This task merges any number of input Good Time Interval (GTI) files, using either of two modes:
The input files are combined as specified, and the resulting GTI is written to a standard output FITS file. This task is used for combining GTIs useful for screening by time. As described below, ftmgtime is similar to, but different than, the original task mgtime. ftmgtime is designed to have improved behavior for special cases that might appear in automated batch processing.
This task is similar to the 'mgtime' task, which also merges GTI files, but is "better" in a number of ways. Better also means different, which means that some care must be taken before simply substituting ftmgtime in place of mgtime. However, some effort has been made to make the calling syntax compatible with mgtime to ease the transition. ftmgtime handles special cases in a more systematic way which allows it to be used in automated batch processing with less special case wrapper code. The original task 'mgtime' is not obsolete; it can still be used as it always has been used.
Here are the main differences and similarities between mgtime and ftmgtime.
Most importantly perhaps, the treatment of "empty" GTIs is different between mgtime, and ftmgtime. See below for more information.
The command line parameters of mgtime can be used with ftmgtime as well (although some are ignored).
The underlying engines for both tasks are different code-bases that have a common history.
There is no limit to the number of input GTIs allowed by ftmgtime, while mgtime has an upper limit of 400 inputs. You should use the @filename.lis notation to list large numbers of files reliably.
It is also possible to specify only one single input file, and ftmgtime will process it. A single input file is equivalent to the "identity" operation, and the single input is copied to the output. This allows the user to enter any number of GTI files (one or more) and reliably merge them without needing special case code (versus mgtime which requires at least two inputs).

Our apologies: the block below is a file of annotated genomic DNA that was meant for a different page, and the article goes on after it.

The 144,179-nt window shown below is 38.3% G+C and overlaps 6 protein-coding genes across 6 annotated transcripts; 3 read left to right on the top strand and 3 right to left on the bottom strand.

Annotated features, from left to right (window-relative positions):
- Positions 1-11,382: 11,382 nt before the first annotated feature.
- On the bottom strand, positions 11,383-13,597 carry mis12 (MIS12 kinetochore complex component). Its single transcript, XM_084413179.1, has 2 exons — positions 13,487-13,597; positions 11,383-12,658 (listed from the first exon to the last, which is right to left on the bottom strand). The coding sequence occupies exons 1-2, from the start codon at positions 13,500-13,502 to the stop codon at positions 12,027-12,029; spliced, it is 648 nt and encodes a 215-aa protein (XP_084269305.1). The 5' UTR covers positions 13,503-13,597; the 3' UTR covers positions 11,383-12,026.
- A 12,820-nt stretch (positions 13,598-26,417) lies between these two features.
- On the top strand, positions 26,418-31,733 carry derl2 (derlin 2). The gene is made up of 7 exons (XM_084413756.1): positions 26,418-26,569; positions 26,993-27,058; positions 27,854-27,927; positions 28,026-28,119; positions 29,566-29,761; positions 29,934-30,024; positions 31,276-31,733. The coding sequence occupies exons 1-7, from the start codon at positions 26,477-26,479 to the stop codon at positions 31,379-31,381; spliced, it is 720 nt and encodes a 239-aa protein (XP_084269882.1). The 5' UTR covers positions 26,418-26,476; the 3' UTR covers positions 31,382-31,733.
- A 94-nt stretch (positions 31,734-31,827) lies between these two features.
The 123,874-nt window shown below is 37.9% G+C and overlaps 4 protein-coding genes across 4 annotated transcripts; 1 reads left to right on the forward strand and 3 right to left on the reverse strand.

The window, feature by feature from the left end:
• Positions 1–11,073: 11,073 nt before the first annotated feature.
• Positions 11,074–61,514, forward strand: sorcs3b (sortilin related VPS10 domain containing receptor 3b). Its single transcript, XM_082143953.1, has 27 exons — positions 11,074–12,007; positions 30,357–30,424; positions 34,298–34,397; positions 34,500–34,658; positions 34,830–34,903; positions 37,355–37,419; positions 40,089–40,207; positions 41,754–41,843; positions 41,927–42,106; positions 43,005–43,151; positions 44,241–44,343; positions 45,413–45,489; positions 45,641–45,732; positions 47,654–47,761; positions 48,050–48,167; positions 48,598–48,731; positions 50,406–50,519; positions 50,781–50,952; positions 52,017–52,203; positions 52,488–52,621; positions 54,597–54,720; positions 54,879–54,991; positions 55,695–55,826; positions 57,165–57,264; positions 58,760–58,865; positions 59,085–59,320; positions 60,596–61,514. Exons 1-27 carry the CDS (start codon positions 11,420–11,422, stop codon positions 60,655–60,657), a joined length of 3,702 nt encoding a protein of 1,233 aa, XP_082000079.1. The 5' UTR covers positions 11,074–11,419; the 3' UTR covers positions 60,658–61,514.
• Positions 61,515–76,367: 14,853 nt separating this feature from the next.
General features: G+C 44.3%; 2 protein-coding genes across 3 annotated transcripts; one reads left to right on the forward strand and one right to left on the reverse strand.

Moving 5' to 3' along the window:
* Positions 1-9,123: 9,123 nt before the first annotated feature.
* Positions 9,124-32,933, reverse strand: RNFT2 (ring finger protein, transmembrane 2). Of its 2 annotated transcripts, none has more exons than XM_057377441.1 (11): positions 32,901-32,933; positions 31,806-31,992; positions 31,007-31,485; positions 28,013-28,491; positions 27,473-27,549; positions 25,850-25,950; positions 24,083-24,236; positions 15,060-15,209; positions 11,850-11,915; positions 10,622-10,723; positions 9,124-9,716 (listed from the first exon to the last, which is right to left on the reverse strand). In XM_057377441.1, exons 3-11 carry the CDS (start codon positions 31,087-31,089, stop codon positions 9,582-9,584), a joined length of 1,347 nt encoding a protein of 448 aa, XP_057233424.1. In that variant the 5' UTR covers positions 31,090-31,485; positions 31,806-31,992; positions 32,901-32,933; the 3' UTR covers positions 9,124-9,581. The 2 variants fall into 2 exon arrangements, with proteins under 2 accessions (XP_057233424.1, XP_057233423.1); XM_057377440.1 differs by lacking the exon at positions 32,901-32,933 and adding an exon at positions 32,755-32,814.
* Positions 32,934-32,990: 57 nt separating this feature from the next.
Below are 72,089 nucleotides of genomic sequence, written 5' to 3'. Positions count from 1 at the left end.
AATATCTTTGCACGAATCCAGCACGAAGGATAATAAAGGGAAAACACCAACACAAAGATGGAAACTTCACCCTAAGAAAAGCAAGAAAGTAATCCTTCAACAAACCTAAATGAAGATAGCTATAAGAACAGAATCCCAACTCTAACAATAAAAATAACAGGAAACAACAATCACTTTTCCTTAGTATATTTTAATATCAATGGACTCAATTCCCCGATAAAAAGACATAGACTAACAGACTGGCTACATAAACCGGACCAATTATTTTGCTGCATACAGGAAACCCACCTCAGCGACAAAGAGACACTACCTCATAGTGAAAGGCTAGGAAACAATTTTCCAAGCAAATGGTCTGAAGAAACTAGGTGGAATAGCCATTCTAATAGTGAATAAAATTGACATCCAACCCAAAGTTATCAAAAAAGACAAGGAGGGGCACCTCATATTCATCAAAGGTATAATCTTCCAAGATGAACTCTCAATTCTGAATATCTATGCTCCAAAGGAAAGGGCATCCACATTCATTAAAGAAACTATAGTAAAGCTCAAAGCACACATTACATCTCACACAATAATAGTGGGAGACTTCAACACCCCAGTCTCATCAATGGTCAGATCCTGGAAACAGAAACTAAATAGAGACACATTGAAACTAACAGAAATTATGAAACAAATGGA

The 'indates' and 'intimes' keyword parameters are allowed for command line compatibility with mgtime, but are ignored. ftmgtime uses the first input file as the source of most timing related keywords. The mjdref keyword parameter can be used to select a desired value of the MJDREF FITS keyword.
The output file will have the MJDREFI and MJDREFF keywords for maximum time precision. Any existing MJDREF keywords (without the "I" or "F") will be removed so that MJDREFI/F are the only keywords present in the output.
As mentioned above, the treatment of "empty" GTIs is different between the two tasks. Here, "empty" GTIs are GTI extensions with no rows. In the past, the treatment of these files is ambiguous as some tasks interpret this as meaning all times are good, and others interpreting as all times are bad. This ambiguous treatment has lead to numerous bugs, errors and special cases in HEASoft software.
ftmgtime has two ways to treat empty GTIs.
If the keyword parameter emptygti=APPLY, which is the default, then empty input GTIs are considered as all times are bad. This setting will produce the most reliable results for batch processing. WARNING: this default behavior is different than the default behavior of mgtime, so users should take care for what they intend before using this setting.
If the keyword parameter emptygti=IGNORE, the behavior is similar to mgtime. Any input files which are empty are simply ignored (passed over) and do not enter into the GTI computation. This is mostly equivalent to treating an empty GTI as all times are "good." WARNING: this can lead to unexpected results.
There is also the question of what happens if a resulting GTI is empty. This would occur if the inputs are empty and emptygti=APPLY, or if an AND operation results in no intersecting good times. In those cases, the output GTI will have a single tabular row, which has no good time. (i.e. the row as START=STOP.) This will indicate to downstream software the true intention of an empty GTI and avoid the ambiguity of a truly empty GTI table. This output occurs regardless of the emptygti parameter setting.
GTIs may come from different sources with different reference times. The reference times are captured in the standard MJDREF and TIMEZERO keywords. Sources wih different references should have different values of the keywords.
ftmgtime will automatically apply a shift to put input times on a common time scale using each of the MJDREF and TIMEZERO keywords. The output reference time is specified using the mjdref keyword parameter. If the mjdref parameter is set to 0, then the MJDREF keywords of the first input file are used to set the reference time for calculations.
WARNING: the behavior of the task is undefined if some files have MJDREF keywords and others do not.
This is a typical invocation:
ftmgtime file1.gti,file2.gti output.gti AND clobber=YES emptygti=APPLYThe two files are combined using "AND" logic (i.e. intersection) and the result is written to output.gti.